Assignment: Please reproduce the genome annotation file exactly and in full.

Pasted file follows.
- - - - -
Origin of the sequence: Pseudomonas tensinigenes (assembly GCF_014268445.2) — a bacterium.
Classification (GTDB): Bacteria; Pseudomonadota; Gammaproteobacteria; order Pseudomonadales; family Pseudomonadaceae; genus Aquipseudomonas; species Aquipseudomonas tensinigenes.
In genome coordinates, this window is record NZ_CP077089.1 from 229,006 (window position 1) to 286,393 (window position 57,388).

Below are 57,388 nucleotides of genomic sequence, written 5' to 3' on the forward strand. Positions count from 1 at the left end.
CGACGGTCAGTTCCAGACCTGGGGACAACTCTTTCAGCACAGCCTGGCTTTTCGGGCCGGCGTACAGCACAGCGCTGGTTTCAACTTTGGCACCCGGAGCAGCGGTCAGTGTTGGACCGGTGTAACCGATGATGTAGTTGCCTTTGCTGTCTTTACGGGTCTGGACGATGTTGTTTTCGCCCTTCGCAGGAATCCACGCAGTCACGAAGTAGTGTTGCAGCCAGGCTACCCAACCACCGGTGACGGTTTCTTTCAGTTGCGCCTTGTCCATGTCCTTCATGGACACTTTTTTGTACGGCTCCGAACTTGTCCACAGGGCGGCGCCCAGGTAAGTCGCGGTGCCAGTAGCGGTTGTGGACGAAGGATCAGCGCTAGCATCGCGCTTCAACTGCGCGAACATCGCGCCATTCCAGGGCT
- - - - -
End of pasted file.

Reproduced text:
Origin of the sequence: Pseudomonas tensinigenes (assembly GCF_014268445.2) — a bacterium.
Classification (GTDB): Bacteria; Pseudomonadota; Gammaproteobacteria; order Pseudomonadales; family Pseudomonadaceae; genus Aquipseudomonas; species Aquipseudomonas tensinigenes.
In genome coordinates, this window is record NZ_CP077089.1 from 229,006 (window position 1) to 286,393 (window position 57,388).

Below are 57,388 nucleotides of genomic sequence, written 5' to 3' on the forward strand. Positions count from 1 at the left end.
CGACGGTCAGTTCCAGACCTGGGGACAACTCTTTCAGCACAGCCTGGCTTTTCGGGCCGGCGTACAGCACAGCGCTGGTTTCAACTTTGGCACCCGGAGCAGCGGTCAGTGTTGGACCGGTGTAACCGATGATGTAGTTGCCTTTGCTGTCTTTACGGGTCTGGACGATGTTGTTTTCGCCCTTCGCAGGAATCCACGCAGTCACGAAGTAGTGTTGCAGCCAGGCTACCCAACCACCGGTGACGGTTTCTTTCAGTTGCGCCTTGTCCATGTCCTTCATGGACACTTTTTTGTACGGCTCCGAACTTGTCCACAGGGCGGCGCCCAGGTAAGTCGCGGTGCCAGTAGCGGTTGTGGACGAAGGATCAGCGCTAGCATCGCGCTTCAACTGCGCGAACATCGCGCCATTCCAGGGCT